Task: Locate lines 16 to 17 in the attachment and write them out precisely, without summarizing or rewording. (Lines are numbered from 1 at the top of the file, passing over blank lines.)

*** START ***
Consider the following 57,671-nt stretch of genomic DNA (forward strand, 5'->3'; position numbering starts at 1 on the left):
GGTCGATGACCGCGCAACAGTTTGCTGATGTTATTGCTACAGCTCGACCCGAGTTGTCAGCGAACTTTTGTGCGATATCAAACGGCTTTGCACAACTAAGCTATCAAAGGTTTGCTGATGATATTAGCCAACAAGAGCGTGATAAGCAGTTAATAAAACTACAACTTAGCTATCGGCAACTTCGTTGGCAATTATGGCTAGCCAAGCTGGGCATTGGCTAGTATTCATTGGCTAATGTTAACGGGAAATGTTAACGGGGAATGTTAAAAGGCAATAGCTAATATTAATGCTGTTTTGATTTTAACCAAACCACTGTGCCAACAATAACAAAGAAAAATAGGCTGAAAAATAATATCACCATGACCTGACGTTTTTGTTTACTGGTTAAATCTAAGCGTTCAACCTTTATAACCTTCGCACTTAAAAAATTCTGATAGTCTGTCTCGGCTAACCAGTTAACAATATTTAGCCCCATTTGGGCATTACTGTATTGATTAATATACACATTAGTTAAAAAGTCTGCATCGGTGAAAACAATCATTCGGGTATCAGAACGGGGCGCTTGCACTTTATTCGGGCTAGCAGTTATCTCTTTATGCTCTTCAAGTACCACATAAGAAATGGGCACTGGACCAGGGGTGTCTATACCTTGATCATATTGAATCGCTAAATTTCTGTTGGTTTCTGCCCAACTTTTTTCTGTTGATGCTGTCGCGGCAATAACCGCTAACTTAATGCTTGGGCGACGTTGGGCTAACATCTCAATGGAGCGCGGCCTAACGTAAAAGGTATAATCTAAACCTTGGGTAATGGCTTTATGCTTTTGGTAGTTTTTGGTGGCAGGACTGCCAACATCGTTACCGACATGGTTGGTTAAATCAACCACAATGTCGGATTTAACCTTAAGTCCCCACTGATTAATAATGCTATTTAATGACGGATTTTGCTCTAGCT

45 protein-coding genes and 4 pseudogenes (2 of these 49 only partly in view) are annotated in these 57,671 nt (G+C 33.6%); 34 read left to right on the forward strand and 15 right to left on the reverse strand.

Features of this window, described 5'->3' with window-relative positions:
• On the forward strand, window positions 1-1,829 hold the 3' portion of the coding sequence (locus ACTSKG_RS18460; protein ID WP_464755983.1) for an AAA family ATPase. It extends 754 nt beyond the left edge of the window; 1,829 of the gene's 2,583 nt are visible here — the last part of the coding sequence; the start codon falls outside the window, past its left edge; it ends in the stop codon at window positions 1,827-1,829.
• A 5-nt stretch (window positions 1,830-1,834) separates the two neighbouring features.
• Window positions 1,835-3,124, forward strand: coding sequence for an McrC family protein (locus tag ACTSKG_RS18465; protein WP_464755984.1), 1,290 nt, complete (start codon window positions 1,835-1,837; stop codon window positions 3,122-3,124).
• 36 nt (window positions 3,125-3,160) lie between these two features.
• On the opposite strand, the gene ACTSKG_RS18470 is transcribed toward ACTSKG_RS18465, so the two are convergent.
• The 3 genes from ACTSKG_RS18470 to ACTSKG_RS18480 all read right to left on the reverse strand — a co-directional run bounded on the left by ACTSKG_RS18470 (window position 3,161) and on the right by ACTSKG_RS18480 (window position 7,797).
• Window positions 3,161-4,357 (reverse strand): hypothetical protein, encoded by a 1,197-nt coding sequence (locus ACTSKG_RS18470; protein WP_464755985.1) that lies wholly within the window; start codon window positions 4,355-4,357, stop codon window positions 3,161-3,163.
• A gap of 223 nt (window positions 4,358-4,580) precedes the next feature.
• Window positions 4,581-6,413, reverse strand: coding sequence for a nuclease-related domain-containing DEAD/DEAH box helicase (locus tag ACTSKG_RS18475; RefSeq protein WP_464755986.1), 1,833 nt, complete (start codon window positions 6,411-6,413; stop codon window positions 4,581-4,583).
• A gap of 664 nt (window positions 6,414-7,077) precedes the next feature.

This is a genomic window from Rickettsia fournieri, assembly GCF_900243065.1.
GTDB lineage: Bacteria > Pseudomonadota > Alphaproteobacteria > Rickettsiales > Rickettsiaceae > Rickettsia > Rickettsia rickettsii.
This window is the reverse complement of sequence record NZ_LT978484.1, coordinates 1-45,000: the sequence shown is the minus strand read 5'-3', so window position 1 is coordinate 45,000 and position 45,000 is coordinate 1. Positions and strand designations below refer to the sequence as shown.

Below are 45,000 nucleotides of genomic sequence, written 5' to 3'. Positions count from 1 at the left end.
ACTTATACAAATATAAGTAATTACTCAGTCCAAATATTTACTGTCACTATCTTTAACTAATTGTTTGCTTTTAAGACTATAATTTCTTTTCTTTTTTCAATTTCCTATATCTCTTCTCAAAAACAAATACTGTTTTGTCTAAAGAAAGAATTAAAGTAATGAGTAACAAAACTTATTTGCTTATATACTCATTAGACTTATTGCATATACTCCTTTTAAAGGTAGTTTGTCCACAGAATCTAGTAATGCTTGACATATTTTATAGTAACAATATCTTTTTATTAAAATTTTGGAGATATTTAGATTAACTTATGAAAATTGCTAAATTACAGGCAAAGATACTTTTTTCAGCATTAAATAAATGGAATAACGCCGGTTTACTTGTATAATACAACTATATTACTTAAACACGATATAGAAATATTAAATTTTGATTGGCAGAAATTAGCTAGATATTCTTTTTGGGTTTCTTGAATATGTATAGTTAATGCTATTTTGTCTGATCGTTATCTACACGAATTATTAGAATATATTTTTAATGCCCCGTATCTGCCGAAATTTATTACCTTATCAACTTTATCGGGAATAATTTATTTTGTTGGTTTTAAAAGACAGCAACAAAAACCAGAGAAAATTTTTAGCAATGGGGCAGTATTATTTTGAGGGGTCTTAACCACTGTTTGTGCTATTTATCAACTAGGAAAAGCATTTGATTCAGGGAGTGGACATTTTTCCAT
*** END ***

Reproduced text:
GTDB lineage: Bacteria > Pseudomonadota > Alphaproteobacteria > Rickettsiales > Rickettsiaceae > Rickettsia > Rickettsia rickettsii.
This window is the reverse complement of sequence record NZ_LT978484.1, coordinates 1-45,000: the sequence shown is the minus strand read 5'-3', so window position 1 is coordinate 45,000 and position 45,000 is coordinate 1. Positions and strand designations below refer to the sequence as shown.